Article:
To answer your second question first: Yes, antimatter does exist in the same space as matter. In fact, the universe creates antimatter (and an equal amount of matter) every day as a matter of course in events like lightning strikes and supernovae, and even in certain nuclear decays. Humans create it in particle accelerators for research and for commercial/medical applications such as Positron Emission Tomography. The thing is, when we create antimatter, we also create an equal amount of matter.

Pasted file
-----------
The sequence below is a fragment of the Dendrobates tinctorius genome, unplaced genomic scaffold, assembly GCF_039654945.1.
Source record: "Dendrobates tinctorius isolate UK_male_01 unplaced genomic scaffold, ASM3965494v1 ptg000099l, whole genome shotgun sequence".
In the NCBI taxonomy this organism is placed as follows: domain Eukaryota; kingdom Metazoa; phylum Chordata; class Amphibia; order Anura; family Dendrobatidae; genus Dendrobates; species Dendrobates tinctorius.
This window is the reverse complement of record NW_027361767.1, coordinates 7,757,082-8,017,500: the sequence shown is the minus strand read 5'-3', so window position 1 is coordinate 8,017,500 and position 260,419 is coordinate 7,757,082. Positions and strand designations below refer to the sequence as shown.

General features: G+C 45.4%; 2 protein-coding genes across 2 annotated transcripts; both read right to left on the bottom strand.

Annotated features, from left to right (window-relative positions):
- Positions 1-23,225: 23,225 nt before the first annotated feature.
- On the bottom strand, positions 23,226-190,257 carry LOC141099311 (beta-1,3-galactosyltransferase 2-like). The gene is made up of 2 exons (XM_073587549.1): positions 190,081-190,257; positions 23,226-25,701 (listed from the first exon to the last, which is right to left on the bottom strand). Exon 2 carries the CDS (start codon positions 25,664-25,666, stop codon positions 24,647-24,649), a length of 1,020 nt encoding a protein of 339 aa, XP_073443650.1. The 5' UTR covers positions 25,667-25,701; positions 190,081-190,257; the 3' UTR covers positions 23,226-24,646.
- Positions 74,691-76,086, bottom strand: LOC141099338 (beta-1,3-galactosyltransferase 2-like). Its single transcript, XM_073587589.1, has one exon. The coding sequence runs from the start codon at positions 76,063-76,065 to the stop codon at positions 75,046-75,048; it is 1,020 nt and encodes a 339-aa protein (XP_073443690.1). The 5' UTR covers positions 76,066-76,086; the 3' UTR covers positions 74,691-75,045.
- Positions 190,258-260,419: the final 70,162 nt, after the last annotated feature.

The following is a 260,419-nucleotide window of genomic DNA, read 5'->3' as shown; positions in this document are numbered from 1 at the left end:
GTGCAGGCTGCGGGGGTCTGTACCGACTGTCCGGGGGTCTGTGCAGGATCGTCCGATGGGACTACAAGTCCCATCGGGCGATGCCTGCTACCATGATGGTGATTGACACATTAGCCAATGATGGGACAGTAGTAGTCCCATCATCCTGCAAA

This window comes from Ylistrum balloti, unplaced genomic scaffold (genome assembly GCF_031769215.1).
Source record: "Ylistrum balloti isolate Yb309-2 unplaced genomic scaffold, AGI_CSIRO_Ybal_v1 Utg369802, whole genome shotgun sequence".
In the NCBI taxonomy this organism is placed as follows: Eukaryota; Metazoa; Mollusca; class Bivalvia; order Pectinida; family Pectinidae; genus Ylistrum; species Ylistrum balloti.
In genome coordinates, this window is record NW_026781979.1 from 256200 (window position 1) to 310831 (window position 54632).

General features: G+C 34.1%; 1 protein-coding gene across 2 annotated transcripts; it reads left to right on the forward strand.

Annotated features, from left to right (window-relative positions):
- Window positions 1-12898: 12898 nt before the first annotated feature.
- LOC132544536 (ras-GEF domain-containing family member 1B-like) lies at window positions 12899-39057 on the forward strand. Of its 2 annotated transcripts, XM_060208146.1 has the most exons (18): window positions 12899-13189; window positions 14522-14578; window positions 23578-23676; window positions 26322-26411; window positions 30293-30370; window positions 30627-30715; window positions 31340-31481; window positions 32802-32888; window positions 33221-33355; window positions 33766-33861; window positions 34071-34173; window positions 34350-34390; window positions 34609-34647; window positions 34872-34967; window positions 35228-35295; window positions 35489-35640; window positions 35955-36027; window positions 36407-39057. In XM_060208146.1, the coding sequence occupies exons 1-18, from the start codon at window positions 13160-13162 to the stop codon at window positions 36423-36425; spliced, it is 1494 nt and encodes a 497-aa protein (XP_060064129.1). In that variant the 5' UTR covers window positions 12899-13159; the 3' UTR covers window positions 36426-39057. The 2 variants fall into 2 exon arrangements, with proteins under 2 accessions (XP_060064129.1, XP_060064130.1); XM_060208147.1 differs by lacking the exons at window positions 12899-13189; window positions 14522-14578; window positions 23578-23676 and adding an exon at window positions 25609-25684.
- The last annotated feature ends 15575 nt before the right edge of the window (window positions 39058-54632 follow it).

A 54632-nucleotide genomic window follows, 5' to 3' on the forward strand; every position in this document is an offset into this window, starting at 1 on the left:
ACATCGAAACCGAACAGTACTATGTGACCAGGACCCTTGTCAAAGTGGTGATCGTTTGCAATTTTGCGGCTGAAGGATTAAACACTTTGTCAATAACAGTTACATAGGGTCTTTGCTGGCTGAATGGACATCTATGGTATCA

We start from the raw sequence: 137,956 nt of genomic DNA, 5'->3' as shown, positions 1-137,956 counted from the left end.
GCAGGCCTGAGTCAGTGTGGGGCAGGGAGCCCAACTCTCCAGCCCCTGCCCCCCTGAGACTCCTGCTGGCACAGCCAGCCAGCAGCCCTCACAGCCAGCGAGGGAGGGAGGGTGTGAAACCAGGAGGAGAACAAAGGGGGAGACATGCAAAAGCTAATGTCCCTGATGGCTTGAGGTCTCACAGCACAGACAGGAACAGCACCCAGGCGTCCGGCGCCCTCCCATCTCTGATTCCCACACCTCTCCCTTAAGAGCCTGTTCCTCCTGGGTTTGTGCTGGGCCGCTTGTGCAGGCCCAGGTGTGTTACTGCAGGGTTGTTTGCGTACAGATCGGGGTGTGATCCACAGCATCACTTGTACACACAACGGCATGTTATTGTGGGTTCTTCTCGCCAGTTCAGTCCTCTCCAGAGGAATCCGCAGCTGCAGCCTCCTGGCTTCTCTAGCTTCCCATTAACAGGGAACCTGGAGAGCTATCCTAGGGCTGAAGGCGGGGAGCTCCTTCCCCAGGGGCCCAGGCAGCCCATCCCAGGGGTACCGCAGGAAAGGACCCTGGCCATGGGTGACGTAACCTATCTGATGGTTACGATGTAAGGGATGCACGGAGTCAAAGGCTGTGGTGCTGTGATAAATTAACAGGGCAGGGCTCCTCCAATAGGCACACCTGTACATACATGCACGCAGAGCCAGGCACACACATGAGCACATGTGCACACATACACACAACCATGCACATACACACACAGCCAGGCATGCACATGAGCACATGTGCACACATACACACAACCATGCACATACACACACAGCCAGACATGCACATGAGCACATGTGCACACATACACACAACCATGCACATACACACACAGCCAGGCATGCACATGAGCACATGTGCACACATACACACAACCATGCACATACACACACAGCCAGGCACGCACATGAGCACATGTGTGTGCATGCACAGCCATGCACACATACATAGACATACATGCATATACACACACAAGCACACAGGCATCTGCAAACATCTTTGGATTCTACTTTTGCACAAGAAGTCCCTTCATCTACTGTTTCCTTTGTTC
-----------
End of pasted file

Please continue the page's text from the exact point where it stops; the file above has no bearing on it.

In the hot flash of energy after the Big Bang, particle-antiparticle pairs were popping into existence and annihilating each other constantly. There were almost exactly equal amounts. For some reason, though, for every 100 trillion (10^11) particles of antimatter, there were 100 trillion and one particles of matter. In the ensuing few minutes, all the antimatter and all but that tiny fraction of matter annihilated each other and turned back into energy. Everything we can see today, all the galaxies, stars, and planets, are made up of that tiny amount of matter that was left over. Particle physicists still aren't sure why there was this tiny imbalance in the amount of matter and antimatter, because all interactions we've seen so far produce equal amounts of both. This is one question particle colliders like the Large Hadron Collider are attempting to answer.